I haven’t looked at genealogy/ family history in over 12 years, but I have a bit of time on my hands right now…. I don’t know why I decided to do it one day, maybe because I was bored out of my mind, and my mom had been bugging me about it, but I did. I had loved it when I was 12, but that was so long ago. And, let’s be honest, I hadn’t done any real work back then, I just filled out a basic pedigree chart with my grandparents and great-grandparents’ information, read some old letters and looked at the old black and white family photos in my grandma’s house and thought it was all great fun. A genealogist, I was not.

I didn’t really know where to start, so I looked up the first name that had no more ancestors on the chart – Adaline Young, my great-great grandmother on my mother’s father’s side (oh, this is going to get confusing). A few seconds later, I was staring at the 1880 US Census with not only Adaline’s name (she was 8 years old then), but her father’s! I had never seen this name before…. Nobody knew these names. A few clicks more, I discovered his wife and children’s names, their birthplaces and their birth dates. Prussia… France… Germany… I had discovered something that my family had not known before, and this felt so amazing. I had to know more.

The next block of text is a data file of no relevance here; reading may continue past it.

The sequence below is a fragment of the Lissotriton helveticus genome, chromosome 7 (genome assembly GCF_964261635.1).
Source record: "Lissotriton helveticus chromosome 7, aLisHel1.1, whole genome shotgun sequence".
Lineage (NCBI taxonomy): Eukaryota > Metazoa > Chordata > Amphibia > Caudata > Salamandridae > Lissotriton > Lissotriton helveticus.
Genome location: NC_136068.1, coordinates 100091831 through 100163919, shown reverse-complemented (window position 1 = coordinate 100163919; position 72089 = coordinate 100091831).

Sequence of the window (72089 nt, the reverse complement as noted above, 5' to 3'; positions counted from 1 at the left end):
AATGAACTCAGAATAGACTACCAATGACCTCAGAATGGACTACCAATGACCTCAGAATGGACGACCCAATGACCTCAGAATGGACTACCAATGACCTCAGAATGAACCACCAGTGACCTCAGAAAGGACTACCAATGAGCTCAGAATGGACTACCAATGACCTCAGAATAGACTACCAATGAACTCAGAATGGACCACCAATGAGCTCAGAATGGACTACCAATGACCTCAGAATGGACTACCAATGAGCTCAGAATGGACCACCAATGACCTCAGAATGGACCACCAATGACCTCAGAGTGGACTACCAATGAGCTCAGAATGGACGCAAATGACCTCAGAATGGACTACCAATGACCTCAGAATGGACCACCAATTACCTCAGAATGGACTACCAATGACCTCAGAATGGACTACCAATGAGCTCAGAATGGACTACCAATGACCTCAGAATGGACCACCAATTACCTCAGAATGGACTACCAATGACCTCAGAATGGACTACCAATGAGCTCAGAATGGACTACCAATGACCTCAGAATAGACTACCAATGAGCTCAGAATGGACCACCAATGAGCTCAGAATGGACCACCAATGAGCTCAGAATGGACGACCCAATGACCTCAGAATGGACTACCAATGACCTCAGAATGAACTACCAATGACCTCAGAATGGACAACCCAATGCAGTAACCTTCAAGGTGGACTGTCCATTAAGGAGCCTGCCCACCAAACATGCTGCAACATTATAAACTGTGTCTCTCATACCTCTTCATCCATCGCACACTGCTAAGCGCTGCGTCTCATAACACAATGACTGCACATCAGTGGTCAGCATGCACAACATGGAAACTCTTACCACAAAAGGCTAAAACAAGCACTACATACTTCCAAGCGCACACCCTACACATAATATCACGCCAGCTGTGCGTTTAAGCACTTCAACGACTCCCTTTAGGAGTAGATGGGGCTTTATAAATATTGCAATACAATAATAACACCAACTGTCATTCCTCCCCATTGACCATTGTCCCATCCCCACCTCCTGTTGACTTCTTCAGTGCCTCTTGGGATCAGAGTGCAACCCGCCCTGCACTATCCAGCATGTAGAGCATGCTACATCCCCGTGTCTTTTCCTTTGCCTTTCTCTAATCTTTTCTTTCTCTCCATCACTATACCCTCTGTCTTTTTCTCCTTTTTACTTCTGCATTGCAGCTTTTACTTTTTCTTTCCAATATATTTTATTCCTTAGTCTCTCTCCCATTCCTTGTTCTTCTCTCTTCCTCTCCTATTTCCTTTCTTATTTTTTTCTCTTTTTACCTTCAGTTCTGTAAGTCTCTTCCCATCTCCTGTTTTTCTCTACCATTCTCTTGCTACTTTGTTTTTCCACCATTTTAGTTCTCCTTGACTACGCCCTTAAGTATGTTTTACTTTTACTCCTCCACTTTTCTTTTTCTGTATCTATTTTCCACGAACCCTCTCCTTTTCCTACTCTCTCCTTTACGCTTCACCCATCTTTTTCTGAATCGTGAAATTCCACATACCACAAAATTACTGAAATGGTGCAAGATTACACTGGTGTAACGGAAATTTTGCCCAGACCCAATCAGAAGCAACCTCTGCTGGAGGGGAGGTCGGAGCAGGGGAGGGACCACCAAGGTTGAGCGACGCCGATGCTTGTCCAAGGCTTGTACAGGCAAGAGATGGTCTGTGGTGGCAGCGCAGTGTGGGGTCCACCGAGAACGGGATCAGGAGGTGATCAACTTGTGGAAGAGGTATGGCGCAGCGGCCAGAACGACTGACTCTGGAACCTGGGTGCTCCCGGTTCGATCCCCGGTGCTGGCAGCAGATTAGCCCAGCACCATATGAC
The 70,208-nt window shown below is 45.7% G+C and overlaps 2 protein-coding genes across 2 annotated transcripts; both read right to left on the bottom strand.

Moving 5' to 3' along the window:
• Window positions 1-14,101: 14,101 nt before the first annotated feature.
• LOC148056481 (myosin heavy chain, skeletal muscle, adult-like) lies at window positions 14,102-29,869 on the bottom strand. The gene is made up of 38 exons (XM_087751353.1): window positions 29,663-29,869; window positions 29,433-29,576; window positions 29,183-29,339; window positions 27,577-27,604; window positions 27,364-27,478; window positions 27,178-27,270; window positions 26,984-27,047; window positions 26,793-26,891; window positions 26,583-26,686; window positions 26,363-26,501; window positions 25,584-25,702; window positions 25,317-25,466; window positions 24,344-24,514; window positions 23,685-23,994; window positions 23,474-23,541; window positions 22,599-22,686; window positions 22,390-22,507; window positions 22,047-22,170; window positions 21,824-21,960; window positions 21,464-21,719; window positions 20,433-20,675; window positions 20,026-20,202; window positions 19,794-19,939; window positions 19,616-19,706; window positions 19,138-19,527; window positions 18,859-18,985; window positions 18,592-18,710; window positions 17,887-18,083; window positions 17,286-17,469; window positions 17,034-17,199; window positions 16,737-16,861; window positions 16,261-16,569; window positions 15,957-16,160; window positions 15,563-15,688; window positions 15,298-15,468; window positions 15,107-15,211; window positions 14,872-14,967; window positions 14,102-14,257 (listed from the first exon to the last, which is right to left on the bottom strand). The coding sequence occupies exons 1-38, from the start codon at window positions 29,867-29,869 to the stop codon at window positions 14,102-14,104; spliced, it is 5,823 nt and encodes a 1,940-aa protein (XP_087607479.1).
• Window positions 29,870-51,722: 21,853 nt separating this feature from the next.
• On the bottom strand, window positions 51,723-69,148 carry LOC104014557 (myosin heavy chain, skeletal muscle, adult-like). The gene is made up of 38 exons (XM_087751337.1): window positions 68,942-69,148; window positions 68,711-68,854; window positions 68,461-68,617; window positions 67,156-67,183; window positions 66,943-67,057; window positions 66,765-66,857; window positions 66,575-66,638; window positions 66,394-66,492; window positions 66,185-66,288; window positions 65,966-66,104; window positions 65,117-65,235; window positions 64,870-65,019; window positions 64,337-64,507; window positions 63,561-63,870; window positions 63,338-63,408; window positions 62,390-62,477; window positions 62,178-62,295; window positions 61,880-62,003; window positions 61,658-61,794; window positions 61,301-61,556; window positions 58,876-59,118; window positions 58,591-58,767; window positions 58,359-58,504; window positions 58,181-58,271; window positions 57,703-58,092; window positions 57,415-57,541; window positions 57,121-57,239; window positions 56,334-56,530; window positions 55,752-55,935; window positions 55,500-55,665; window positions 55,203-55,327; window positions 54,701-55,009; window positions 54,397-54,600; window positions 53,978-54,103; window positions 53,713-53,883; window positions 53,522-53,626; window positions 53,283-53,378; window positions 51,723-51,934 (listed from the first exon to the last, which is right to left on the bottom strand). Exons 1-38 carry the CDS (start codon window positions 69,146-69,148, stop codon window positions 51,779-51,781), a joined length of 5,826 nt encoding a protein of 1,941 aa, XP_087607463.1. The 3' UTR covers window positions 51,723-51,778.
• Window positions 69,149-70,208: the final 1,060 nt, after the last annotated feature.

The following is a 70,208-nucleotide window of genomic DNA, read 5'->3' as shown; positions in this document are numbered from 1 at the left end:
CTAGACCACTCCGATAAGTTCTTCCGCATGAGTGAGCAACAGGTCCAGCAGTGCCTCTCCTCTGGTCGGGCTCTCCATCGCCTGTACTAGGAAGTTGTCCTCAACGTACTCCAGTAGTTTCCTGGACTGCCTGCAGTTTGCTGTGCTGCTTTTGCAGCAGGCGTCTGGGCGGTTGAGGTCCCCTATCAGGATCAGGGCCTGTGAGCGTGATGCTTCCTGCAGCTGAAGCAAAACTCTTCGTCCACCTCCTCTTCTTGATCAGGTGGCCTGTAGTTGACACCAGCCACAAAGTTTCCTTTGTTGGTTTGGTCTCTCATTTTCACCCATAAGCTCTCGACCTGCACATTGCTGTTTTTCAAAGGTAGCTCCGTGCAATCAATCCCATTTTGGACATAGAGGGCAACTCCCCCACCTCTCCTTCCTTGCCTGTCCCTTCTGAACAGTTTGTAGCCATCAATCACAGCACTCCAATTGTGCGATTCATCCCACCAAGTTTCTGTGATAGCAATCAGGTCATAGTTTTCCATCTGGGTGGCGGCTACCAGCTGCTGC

I feel like a little detective, I have to say. Some days I don’t find much. Yesterday I hardly found anything at all and it was very frustrating. Today I found an avalanche of information and it was very exciting. I don’t go every day, especially since next week I will be working more hours. But I want to write this blog because I realize that the more details I can piece together about an ancestor’s life, I can start making a little story (that is hopefully right). I want to share these stories. I don’t want these people to be forgotten. I’ve already come across hundreds upon hundreds of names and I just want to know who they were. Of course, I can only find out a few among those hundreds, but that’s ok. Today, I even found pictures.